Sex Differences in Visual-Spatial Memory Research Paper by Mandi

Sex Differences in Visual-Spatial Memory
An analysis of sex differences in visual-spatial learning.
# 110414 | 4,133 words | 19 sources | MLA | 2008 | US


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Description:

The paper discusses sex differences in visual spatial learning and memory and notes that few studies can explain the causes for these differences and what can effectively alter the results. The paper presents a literature review on this issue and discusses the following queries: (a) At what age do the sex differences occur? (b) Are the sex differences consistent over time? (c) Are the sex differences consistent across species? (d) And is there a relation of physiological behaviors to the difference in visual-spatial abilities?

Outline:
Introduction
What is Visual Spatial Memory?
How Does One Test Visual Spatial Memory?
Background
Current Findings
Beginning Hormonal Research
Animal Findings
Humans
Motivational Studies
Conclusion
Proposed Future Studies

From the Paper:

"Males tend to have a more right hemisphere visual-spatial focus than their female counterparts. Females tend to have a more bi-laterally activated visual-spatial memory. These differences have been attributed to an ecological approach, which explains that women developed a need for more verbal abilities in Broca's area, while males needed to focus on the hunting aspect survival and developed a larger area in the hippocampus and para-hippocampal area devoted to visual-spatial abilities. This fact holds true for all species that have been studied in relation to visual-spatial learning and memory. It is widely accepted to be located specifically in the hippocampus of both humans and animals. Spatial tasks are performed through the right parietal regions across these species."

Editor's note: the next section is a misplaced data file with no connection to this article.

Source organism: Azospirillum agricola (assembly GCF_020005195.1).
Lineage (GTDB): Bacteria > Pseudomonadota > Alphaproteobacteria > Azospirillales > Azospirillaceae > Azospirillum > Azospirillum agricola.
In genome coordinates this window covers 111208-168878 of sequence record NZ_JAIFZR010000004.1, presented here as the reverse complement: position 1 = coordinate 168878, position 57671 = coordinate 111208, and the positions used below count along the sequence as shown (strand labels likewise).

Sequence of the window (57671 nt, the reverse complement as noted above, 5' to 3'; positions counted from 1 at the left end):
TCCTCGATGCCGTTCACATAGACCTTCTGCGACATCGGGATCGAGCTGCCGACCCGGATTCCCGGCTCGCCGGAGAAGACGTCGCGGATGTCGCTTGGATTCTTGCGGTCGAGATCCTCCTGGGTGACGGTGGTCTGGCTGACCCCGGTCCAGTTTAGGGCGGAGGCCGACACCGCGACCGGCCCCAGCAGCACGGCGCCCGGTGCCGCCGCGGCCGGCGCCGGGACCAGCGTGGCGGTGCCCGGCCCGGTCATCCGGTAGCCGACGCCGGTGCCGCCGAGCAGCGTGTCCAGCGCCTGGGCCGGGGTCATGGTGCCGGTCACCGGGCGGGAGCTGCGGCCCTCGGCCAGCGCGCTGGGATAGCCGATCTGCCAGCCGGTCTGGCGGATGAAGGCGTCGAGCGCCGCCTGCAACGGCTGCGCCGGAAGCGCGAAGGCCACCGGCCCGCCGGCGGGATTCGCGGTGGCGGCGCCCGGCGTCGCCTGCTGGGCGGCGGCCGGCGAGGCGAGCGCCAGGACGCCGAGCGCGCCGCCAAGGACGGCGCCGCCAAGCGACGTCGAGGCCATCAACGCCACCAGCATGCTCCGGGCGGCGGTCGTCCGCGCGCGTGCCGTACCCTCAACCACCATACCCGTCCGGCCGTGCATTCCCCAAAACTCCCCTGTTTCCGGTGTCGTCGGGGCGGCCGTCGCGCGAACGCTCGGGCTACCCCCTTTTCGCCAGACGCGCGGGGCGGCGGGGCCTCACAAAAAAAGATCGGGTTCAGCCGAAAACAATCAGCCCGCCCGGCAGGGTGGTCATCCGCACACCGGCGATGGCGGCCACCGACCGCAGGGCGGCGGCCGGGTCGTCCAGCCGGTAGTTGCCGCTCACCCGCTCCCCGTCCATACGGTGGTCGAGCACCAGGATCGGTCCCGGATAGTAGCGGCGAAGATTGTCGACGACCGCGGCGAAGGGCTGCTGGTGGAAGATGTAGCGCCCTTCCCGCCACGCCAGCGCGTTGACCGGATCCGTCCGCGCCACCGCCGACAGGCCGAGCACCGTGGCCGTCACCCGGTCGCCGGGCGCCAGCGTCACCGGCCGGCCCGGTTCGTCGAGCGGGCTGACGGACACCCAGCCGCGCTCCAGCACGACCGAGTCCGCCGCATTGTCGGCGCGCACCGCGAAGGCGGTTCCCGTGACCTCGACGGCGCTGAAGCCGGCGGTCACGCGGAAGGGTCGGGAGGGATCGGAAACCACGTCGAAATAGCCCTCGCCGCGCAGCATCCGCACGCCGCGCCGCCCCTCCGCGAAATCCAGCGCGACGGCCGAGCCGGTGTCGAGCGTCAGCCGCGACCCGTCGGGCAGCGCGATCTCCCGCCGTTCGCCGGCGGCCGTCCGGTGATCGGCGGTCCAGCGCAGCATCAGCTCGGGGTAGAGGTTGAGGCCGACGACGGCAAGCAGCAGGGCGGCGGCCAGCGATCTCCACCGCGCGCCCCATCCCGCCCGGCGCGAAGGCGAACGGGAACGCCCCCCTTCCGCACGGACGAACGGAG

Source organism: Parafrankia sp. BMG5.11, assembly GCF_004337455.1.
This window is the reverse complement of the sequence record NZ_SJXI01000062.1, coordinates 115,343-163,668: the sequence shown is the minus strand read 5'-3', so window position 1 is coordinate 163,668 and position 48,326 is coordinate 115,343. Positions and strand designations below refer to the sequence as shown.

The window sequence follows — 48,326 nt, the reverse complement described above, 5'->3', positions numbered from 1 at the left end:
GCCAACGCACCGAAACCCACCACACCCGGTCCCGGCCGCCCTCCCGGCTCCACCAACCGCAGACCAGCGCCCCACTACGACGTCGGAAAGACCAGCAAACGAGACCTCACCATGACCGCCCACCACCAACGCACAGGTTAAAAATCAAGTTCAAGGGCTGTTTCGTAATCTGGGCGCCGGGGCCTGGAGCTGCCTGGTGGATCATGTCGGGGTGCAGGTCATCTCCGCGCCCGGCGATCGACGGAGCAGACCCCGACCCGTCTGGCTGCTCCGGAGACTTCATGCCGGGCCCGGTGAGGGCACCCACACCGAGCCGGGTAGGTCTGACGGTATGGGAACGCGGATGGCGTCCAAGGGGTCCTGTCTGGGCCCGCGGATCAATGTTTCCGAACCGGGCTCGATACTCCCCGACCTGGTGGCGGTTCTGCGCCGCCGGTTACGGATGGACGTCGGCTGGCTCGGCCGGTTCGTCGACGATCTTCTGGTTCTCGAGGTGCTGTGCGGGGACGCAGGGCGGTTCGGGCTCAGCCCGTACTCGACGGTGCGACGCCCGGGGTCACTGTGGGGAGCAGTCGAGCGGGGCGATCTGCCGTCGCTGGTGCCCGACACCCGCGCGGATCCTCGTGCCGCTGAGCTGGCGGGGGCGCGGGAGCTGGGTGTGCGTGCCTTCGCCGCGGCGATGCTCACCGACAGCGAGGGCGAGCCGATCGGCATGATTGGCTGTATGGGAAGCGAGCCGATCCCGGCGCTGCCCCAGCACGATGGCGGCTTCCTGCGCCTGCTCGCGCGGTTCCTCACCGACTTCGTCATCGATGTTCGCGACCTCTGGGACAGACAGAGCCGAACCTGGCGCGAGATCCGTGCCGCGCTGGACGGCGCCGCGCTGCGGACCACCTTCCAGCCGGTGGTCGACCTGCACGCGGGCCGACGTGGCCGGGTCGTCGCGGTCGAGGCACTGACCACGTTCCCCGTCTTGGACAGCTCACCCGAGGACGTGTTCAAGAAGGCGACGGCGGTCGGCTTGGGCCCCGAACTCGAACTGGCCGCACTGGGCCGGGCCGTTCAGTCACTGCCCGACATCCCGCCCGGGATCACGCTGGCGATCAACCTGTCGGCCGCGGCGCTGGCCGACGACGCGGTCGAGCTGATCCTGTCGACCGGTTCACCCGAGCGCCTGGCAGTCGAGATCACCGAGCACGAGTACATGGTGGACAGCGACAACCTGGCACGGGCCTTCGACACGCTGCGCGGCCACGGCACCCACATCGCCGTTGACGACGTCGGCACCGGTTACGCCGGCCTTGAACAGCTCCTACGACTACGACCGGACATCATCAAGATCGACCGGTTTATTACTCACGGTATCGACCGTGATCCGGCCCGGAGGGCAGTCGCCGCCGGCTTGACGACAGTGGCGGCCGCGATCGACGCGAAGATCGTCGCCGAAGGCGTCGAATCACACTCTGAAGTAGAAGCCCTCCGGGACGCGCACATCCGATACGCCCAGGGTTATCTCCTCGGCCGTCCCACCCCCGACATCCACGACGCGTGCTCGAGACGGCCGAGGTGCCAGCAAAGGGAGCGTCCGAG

Sample of Sources Used:

  • Burton, Leslie. Gender Differences in Relations of Mental Rotation, Verbal Fluency, and SAT Scores to Finger Length Ratios as Hormonal Indexes. Developmental Neuropsychology. Vol 28(1), 2005, pp. 493-505
  • Connor, J. M., Serbin, L. A., & Schmackman, A. Sex Differences in Children's Response to Training on a Visual-Spatial Test. Developmental Psychology, 1977, 13, 293-294.
  • Fagot, B.I. & Patterson, G.R. An in vivo analysis of reinforcing contingencies for sex-role behaviors in the preschool child. Developmental Psychology, 1969, 1, 562-568.
  • Haun, D., J . Call , G . Janzen , S . Levinson. Evolutionary Psychology of Spatial Representations in the Hominidae. Current Biology, Volume 16 , Issue 17 , Pages 1736 - 1740.
  • Hoyer & Roodin, W. & Roodin, P. (2005). Adult Development and Aging, Fifth Edition. New York, NY: McGraw Hill. The 2003 5th edition.

Cite this Research Paper:

APA Format

Sex Differences in Visual-Spatial Memory (2008, December 23) Retrieved February 05, 2023, from https://www.academon.com/research-paper/sex-differences-in-visual-spatial-memory-110414/

MLA Format

"Sex Differences in Visual-Spatial Memory" 23 December 2008. Web. 05 February. 2023. <https://www.academon.com/research-paper/sex-differences-in-visual-spatial-memory-110414/>

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